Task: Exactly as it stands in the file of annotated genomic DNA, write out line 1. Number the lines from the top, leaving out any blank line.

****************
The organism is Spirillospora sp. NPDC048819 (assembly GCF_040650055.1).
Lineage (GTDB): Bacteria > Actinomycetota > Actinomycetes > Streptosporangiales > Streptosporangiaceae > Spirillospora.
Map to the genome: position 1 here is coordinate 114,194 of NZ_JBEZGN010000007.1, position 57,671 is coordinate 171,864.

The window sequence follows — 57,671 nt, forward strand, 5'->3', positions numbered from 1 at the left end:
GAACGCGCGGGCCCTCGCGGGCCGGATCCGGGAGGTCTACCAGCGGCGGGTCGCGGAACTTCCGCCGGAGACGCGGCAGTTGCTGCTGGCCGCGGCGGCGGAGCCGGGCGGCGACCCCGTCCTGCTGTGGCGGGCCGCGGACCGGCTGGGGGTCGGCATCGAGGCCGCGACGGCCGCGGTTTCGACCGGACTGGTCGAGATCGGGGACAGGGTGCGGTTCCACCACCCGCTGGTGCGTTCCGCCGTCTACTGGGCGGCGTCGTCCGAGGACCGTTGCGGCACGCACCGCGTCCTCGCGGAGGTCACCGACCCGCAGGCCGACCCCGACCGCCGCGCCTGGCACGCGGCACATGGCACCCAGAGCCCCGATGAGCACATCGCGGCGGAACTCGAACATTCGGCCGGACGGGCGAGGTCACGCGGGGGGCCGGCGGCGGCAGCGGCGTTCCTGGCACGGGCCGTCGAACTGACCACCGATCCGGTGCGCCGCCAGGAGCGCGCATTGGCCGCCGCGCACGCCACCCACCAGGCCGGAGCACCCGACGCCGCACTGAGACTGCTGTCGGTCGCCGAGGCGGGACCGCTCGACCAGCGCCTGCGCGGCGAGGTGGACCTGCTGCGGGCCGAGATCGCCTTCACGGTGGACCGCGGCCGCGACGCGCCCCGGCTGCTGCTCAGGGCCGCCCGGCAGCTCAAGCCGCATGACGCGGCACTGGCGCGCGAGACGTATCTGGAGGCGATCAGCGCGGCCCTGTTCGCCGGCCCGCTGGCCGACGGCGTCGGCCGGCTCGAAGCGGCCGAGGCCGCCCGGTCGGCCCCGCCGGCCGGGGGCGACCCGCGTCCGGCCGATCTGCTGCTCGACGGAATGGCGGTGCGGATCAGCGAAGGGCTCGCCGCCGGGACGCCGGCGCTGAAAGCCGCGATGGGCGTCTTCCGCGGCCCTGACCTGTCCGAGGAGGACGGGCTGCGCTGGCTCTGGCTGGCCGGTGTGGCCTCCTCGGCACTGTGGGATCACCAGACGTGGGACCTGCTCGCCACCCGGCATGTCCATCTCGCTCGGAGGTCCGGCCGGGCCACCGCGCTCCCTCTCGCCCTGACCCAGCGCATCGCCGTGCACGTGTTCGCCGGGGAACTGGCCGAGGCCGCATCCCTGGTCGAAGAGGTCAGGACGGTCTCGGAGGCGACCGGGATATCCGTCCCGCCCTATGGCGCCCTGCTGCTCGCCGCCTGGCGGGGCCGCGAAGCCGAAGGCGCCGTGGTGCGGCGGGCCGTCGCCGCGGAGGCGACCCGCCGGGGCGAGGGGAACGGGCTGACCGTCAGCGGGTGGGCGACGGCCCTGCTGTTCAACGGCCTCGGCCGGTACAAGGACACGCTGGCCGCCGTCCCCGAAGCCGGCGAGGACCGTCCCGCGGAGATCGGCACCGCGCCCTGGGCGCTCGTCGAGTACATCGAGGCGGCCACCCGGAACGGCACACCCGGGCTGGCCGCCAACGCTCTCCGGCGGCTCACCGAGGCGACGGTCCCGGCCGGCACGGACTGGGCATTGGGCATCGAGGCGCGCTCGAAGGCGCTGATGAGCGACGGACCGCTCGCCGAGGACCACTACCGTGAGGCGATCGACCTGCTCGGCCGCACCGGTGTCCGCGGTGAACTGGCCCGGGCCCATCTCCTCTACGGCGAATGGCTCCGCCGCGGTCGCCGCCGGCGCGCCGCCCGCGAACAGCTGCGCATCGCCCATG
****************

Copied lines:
The organism is Spirillospora sp. NPDC048819 (assembly GCF_040650055.1).